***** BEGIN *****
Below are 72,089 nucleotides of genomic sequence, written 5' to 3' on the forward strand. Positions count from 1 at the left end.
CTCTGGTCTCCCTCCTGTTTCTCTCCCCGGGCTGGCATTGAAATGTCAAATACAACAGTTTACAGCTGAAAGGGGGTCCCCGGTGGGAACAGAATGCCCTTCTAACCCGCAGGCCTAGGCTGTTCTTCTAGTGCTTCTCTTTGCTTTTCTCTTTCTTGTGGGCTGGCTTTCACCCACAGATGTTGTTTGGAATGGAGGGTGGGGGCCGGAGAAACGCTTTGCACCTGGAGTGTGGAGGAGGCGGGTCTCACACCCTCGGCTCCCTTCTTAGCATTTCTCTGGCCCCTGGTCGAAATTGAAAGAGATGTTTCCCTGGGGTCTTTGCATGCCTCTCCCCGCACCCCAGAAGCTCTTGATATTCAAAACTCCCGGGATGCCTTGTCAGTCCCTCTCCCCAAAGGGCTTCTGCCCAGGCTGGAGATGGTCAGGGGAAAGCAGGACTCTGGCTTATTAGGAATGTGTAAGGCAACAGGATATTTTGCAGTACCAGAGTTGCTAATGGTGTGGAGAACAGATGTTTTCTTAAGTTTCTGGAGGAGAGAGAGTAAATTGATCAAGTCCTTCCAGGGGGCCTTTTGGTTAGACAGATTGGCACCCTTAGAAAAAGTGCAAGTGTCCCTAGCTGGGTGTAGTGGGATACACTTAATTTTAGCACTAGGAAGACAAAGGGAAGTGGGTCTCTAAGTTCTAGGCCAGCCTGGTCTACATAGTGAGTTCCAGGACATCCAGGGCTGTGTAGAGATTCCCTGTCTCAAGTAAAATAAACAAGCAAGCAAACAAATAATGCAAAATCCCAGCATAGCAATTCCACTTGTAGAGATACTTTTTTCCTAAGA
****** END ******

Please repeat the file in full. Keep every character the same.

Below are 72,089 nucleotides of genomic sequence, written 5' to 3' on the forward strand. Positions count from 1 at the left end.
CTCTGGTCTCCCTCCTGTTTCTCTCCCCGGGCTGGCATTGAAATGTCAAATACAACAGTTTACAGCTGAAAGGGGGTCCCCGGTGGGAACAGAATGCCCTTCTAACCCGCAGGCCTAGGCTGTTCTTCTAGTGCTTCTCTTTGCTTTTCTCTTTCTTGTGGGCTGGCTTTCACCCACAGATGTTGTTTGGAATGGAGGGTGGGGGCCGGAGAAACGCTTTGCACCTGGAGTGTGGAGGAGGCGGGTCTCACACCCTCGGCTCCCTTCTTAGCATTTCTCTGGCCCCTGGTCGAAATTGAAAGAGATGTTTCCCTGGGGTCTTTGCATGCCTCTCCCCGCACCCCAGAAGCTCTTGATATTCAAAACTCCCGGGATGCCTTGTCAGTCCCTCTCCCCAAAGGGCTTCTGCCCAGGCTGGAGATGGTCAGGGGAAAGCAGGACTCTGGCTTATTAGGAATGTGTAAGGCAACAGGATATTTTGCAGTACCAGAGTTGCTAATGGTGTGGAGAACAGATGTTTTCTTAAGTTTCTGGAGGAGAGAGAGTAAATTGATCAAGTCCTTCCAGGGGGCCTTTTGGTTAGACAGATTGGCACCCTTAGAAAAAGTGCAAGTGTCCCTAGCTGGGTGTAGTGGGATACACTTAATTTTAGCACTAGGAAGACAAAGGGAAGTGGGTCTCTAAGTTCTAGGCCAGCCTGGTCTACATAGTGAGTTCCAGGACATCCAGGGCTGTGTAGAGATTCCCTGTCTCAAGTAAAATAAACAAGCAAGCAAACAAATAATGCAAAATCCCAGCATAGCAATTCCACTTGTAGAGATACTTTTTTCCTAAGA